Node Based Image Editor

Node Based Image Editor
Node Based Image Editor

Akshit Bansal has recently created a Node Based Image Editor. He is a second year COE student at Delhi Technological University (DTU). He is currently pursuing Data Structures and Algorithms Course in C++ and Competitive Programming in C++ course at Coding Ninjas.

Why did you choose this project topic and what was your inspiration behind it?

Before coding, I was doing video editing and had explored a lot of software. One of them was Nuke (a node-based video editor) which completely blew my mind. After using it, I realised how powerful it was as compared to others which generally people use. After coding, I have the power to develop the tools I want. This previous interest made me curious about image processing and how it all of it really works.

Tell us in detail about your project (its name), its features, the total number of users and downloads.

My project’s name is a Node Based Image Editor. Unlike most of the commercially available Image Editors like Photoshop, my editor uses the node-based compositing workflow unlike the layer-based (like in Photoshop). In this approach, each modification and in fact the image itself is represented as a graph node. This is node-based compositing, which represents an entire composite as a directed unweighted graph, linking media objects and effects in a procedural map, intuitively laying out the progression from source input to final output.

This type of compositing interface allows great flexibility, including the ability to modify parameters of an earlier image processing step while viewing the final composite. Features like saturation, contrast, blur, rotation, crop, scale, mirror, gamma correction, shuffle (re-arrangement of individual color channels) have been added.

These modifications can be done on it via creating their corresponding nodes and connecting it to the stream. Even to view the image stream, you need a viewer node. I have thought of many more features which I will add in the future such as image operations like add and multiply and input v/s output graphing features. In fact, another update is about to release which involves major UI changes which include convenient edge creation.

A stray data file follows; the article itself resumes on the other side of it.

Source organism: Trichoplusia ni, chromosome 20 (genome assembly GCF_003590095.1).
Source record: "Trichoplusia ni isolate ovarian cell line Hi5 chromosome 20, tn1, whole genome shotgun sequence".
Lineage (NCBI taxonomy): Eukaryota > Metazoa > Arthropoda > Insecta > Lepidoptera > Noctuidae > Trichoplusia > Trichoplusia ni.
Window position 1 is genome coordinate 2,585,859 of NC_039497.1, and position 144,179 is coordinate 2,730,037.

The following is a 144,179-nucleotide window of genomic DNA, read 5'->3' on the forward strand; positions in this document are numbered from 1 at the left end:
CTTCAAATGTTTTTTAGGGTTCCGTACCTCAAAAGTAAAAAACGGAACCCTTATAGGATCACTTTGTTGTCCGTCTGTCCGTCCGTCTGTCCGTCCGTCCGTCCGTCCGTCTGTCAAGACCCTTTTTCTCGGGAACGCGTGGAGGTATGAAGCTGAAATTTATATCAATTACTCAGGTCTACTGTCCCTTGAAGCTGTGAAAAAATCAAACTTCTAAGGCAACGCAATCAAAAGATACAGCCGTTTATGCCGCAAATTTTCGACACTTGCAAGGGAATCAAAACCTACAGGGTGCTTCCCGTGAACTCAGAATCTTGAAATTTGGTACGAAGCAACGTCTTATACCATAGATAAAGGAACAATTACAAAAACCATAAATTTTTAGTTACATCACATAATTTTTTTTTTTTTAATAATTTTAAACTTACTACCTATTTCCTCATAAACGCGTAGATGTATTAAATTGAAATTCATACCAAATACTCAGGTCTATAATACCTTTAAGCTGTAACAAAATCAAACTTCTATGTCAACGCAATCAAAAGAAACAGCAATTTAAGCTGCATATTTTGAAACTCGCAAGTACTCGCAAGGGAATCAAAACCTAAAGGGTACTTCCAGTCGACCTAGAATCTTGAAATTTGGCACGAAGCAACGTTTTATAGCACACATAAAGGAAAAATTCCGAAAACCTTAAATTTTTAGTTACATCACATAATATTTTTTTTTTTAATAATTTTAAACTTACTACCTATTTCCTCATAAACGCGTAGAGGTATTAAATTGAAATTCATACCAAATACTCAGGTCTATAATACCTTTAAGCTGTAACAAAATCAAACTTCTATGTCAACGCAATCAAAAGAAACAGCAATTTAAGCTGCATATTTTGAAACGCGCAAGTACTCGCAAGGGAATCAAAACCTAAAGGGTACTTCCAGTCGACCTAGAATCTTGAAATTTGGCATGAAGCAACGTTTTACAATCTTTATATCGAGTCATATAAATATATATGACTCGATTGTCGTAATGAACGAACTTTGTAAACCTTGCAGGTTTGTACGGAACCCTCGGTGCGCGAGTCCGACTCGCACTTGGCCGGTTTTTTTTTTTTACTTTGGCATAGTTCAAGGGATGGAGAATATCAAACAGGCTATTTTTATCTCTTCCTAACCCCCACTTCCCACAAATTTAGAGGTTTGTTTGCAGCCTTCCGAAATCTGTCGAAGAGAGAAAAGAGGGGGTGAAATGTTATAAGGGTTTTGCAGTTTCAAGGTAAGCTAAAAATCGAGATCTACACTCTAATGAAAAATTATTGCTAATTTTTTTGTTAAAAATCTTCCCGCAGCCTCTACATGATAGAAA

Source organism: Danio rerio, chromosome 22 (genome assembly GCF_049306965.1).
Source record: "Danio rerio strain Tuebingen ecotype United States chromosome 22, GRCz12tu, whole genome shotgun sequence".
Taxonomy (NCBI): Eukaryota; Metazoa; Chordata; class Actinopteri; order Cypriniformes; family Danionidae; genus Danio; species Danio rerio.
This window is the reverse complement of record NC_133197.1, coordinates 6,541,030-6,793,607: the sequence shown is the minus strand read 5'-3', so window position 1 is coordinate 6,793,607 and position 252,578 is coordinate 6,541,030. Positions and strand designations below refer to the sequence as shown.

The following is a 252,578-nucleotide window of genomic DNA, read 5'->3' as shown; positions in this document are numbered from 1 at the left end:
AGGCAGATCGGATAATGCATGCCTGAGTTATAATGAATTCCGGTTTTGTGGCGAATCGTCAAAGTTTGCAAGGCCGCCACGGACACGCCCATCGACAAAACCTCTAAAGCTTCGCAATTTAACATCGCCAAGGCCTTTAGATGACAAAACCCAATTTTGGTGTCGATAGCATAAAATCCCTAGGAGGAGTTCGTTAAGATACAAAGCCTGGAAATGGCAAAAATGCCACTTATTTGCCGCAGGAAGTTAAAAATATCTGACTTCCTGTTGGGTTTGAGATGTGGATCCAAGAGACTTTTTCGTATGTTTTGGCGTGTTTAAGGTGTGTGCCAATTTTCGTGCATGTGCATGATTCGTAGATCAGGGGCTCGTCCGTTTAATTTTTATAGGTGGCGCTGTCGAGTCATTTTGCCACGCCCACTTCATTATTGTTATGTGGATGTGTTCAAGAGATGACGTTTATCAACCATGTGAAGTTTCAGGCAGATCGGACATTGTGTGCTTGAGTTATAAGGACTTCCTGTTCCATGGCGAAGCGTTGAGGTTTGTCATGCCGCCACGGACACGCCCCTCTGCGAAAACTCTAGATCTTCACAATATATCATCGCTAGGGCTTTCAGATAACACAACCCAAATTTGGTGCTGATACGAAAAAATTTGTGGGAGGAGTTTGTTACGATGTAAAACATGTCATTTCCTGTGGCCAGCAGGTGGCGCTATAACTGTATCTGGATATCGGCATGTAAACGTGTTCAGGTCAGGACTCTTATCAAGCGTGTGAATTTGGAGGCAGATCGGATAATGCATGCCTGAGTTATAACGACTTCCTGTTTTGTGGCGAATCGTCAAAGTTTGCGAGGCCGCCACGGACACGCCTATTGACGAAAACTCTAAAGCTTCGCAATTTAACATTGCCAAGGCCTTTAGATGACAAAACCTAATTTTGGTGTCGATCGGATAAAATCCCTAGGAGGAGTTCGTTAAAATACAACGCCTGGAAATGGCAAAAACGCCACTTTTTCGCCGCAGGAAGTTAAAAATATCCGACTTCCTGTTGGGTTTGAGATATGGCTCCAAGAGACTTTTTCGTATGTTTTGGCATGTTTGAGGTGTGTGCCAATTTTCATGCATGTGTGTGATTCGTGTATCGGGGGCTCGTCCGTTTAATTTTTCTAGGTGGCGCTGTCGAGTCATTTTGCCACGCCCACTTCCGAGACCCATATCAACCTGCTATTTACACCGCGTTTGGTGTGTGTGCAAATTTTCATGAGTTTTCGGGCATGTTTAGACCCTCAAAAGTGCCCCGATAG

His project is available for Windows, Linux and macOS. It can be downloaded from the releases page on his Github repository. He has made a detailed ReadMe on Github about this project which involves how to use it.

These are the types of nodes which you can create in this editor:

  • Read node: Reads the image file from your system.
  • View node: Provides a viewer window to view the image stream. The viewer windows also give the ability to view the individual colour channels. 
  • Write node: To save the modified image with desired quality factor.

All the other nodes are image transformation nodes.

  • Grade node: Used to define the black points and white points of the image.
  • Gamma node: Applies a constant gamma value to the image. This affects the mid-tones of the image.
  • Saturate node: Alters the intensity or purity of colour as displayed in an image. The higher the saturation of a colour, the more vivid and intense it is. The lower a colour’s saturation, the closer it is to pure grey on the grayscale.
  • Contrast node: To alter the difference in brightness between objects or regions. High contrast photos pop out, show textures in the subject and give a feeling of edginess, high energy and strength.
  • Blur node: Adds box blur to the image with the specified radius.
  • Crop node: Crops it to the specified coordinates.
  • Scale node: Scales it to the specified resolution.
  • Rotate node: Rotates the image with the specified angle in degrees.
  • Mirror node: Mirrors it across the horizontal as well as the vertical axis.
  • Shuffle node: Shuffle node rearranges different colour channels of the image into other colour channels.

He used the Qt framework for C++ for creating this project. Qt is a free and open-source widget toolkit for creating graphical user interfaces as well as cross-platform applications that run on various software and hardware platforms such as Linux, Windows, macOS, Android or embedded systems with little or no change in the underlying codebase while still being a native application with native capabilities and speed.

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